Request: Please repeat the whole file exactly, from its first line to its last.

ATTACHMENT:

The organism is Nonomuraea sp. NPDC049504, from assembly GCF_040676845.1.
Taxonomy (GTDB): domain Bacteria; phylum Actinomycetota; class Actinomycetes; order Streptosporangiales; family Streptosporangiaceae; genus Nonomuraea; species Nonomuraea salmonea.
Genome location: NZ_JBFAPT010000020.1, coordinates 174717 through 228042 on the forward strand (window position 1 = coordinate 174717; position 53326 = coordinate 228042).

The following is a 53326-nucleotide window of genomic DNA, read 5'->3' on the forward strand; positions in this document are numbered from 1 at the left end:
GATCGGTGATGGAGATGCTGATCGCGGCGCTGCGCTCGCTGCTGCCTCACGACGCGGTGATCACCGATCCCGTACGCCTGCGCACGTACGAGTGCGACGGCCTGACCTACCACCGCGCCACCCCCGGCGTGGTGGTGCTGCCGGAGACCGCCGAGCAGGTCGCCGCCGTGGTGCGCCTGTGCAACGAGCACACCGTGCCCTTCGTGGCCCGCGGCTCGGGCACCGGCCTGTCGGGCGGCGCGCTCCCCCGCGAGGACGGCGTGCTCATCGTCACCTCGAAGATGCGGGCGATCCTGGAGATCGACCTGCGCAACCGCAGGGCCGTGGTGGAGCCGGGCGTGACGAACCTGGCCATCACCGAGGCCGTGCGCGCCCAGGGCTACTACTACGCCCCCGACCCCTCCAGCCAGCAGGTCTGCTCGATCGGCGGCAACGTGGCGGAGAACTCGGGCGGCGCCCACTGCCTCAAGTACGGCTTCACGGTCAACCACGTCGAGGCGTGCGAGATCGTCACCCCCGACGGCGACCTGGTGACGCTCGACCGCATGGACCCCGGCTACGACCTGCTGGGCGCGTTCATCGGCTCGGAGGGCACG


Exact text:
The organism is Nonomuraea sp. NPDC049504, from assembly GCF_040676845.1.
Taxonomy (GTDB): domain Bacteria; phylum Actinomycetota; class Actinomycetes; order Streptosporangiales; family Streptosporangiaceae; genus Nonomuraea; species Nonomuraea salmonea.
Genome location: NZ_JBFAPT010000020.1, coordinates 174717 through 228042 on the forward strand (window position 1 = coordinate 174717; position 53326 = coordinate 228042).

The following is a 53326-nucleotide window of genomic DNA, read 5'->3' on the forward strand; positions in this document are numbered from 1 at the left end:
GATCGGTGATGGAGATGCTGATCGCGGCGCTGCGCTCGCTGCTGCCTCACGACGCGGTGATCACCGATCCCGTACGCCTGCGCACGTACGAGTGCGACGGCCTGACCTACCACCGCGCCACCCCCGGCGTGGTGGTGCTGCCGGAGACCGCCGAGCAGGTCGCCGCCGTGGTGCGCCTGTGCAACGAGCACACCGTGCCCTTCGTGGCCCGCGGCTCGGGCACCGGCCTGTCGGGCGGCGCGCTCCCCCGCGAGGACGGCGTGCTCATCGTCACCTCGAAGATGCGGGCGATCCTGGAGATCGACCTGCGCAACCGCAGGGCCGTGGTGGAGCCGGGCGTGACGAACCTGGCCATCACCGAGGCCGTGCGCGCCCAGGGCTACTACTACGCCCCCGACCCCTCCAGCCAGCAGGTCTGCTCGATCGGCGGCAACGTGGCGGAGAACTCGGGCGGCGCCCACTGCCTCAAGTACGGCTTCACGGTCAACCACGTCGAGGCGTGCGAGATCGTCACCCCCGACGGCGACCTGGTGACGCTCGACCGCATGGACCCCGGCTACGACCTGCTGGGCGCGTTCATCGGCTCGGAGGGCACG